If you are currently in the market for a new home and qualify as a first-time new home buyer, you may be eligible to receive a significant bonus of up to $10,000 from the BC government.  The First-Time Home Buyers’ Bonus is a non-taxable one-time payment to the purchaser and we’ve seen many happy homeowners benefit from this limited time government offer. With interest rates at historic lows, and a great selection of brand new homes on the market, this truly is a great opportunity to own your first home. ELIGIBLE  FIRST – TIME  NEW HOME BUYER You will qualify as a first-time new home buyer if: You purchase or build an eligible new home located in B.C.; You, or for couples, you and your spouse or common law partner, have never previously owned a primary residence; You file a 2011 B.C. resident personal income tax return, or if you move to B.C. after December 31, 2011, you file a 2012 B.C. resident personal income tax return (you will not be eligible for the bonus if you move to B.C. after December 31, 2012); You are eligible for the B.C. HST New Housing Rebate; and You intend to live in the home as your primary residence. There is still time left to take advantage of this great offer from the government.  To find out more info on this government incentive, CLICK HERE.  

Free Properties in White Rock, BC?

Only 100 years too late !!  When I finish building my time machine, I’m going back to 1911 to take part in this deal!! Check it out!

Questions to ask before hiring a property inspector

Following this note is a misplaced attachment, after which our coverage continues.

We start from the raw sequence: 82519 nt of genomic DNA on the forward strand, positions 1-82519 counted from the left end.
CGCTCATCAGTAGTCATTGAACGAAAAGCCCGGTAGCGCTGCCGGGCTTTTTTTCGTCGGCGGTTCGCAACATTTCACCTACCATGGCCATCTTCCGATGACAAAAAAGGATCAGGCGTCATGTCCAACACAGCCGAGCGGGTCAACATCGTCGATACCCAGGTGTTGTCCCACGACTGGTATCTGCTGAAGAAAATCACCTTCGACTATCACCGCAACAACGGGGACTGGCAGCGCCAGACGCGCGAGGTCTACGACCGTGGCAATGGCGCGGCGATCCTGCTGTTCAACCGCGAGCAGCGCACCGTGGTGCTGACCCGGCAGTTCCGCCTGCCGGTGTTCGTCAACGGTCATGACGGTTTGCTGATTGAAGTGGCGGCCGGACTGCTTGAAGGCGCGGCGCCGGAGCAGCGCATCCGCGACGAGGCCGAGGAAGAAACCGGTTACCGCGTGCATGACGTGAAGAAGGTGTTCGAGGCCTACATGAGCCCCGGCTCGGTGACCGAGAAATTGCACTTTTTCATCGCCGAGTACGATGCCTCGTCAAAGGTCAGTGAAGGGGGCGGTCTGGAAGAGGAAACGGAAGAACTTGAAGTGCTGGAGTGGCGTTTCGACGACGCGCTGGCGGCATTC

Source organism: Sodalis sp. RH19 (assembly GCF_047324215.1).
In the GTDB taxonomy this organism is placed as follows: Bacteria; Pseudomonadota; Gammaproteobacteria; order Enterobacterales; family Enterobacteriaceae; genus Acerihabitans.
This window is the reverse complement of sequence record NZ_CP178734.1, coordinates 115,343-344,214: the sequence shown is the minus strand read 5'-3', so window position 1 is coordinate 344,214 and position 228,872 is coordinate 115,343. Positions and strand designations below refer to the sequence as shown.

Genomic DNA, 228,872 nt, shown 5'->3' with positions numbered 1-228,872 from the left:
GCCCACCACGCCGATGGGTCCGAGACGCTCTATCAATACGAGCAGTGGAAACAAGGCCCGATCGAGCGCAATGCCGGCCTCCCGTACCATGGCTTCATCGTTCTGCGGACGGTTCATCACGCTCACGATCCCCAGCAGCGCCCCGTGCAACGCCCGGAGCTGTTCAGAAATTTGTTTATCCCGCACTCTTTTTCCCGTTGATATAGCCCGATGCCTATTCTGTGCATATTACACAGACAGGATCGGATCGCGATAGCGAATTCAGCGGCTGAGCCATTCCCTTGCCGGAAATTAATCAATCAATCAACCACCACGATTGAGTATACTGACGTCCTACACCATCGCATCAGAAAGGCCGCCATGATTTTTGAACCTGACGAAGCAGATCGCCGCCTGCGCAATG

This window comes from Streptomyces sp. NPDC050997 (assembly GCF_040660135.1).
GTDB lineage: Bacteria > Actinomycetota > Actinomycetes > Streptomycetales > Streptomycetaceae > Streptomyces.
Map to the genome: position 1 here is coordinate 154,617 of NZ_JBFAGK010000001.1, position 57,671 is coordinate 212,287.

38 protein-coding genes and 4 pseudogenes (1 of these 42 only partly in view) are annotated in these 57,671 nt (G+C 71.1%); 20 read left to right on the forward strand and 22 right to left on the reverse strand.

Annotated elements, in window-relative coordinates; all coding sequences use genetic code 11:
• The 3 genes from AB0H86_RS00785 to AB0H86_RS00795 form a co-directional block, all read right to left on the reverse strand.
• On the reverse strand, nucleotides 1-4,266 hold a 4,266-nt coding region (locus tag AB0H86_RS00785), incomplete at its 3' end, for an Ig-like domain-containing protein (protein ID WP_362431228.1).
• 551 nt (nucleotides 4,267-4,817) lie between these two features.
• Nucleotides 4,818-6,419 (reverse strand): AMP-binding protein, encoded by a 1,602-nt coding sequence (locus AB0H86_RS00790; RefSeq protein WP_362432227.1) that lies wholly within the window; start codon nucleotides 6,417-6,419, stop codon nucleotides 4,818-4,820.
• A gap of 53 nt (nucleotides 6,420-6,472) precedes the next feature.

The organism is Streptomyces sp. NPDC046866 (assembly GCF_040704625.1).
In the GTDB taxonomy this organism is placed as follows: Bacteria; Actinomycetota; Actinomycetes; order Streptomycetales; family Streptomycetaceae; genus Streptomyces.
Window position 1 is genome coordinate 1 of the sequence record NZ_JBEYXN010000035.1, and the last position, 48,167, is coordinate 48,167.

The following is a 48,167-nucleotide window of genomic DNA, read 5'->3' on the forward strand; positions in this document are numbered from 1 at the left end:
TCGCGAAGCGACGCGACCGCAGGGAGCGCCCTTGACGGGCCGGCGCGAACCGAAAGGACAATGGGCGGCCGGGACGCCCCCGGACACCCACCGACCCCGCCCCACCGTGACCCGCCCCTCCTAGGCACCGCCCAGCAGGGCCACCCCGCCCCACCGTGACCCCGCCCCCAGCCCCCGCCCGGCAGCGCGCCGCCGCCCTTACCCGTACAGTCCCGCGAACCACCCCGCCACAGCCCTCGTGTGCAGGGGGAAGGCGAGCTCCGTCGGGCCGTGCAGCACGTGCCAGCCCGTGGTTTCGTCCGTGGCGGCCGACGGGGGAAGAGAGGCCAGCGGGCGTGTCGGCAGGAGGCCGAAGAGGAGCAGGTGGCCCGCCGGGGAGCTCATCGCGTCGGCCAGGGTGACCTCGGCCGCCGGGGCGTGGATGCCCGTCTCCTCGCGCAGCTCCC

Hiring the right home inspector is important. After all, you want the inspection to leave no stone unturned when determining the condition of the house you are considering purchasing. Unfortunately, the professionalism and range of services vary widely in the home inspection industry. So it pays to ask the right questions before you choose. Here are a few suggestions: “What does your inspection cover?” A home inspector should be able to present you with a detailed list of what is covered in the inspection. Don’t settle for a vague verbal promise like, “We check everything top to bottom.” Get it in writing. In addition, you should get an assurance that the inspection complies with all Local and State or Provincial regulations. “What are your qualifications?” As with most professions, experience counts.You want to check how long the inspector has been in the business, and how many homes like yours he has inspected. Also ask about his credentials.What professional training programs has he completed? Does he belong to a recognized home inspection association? “Do you also offer to do home repairs or renovations?” If he does, it’s a conflict of interest.You want an inspector to give you an unbiased report as to the condition of the house, without any expectation of getting some contracting work on the side. “How long will the inspection take?” You’ll want to find out if the inspector takes his time and does a thorough job, or rushes things so he can get as many homes done in a day as possible. On average, a typical single family home should take two to three hours to inspect properly. “May I contact some references?” Ask for references from people in the neighborhood you are considering. Then, make sure you call them.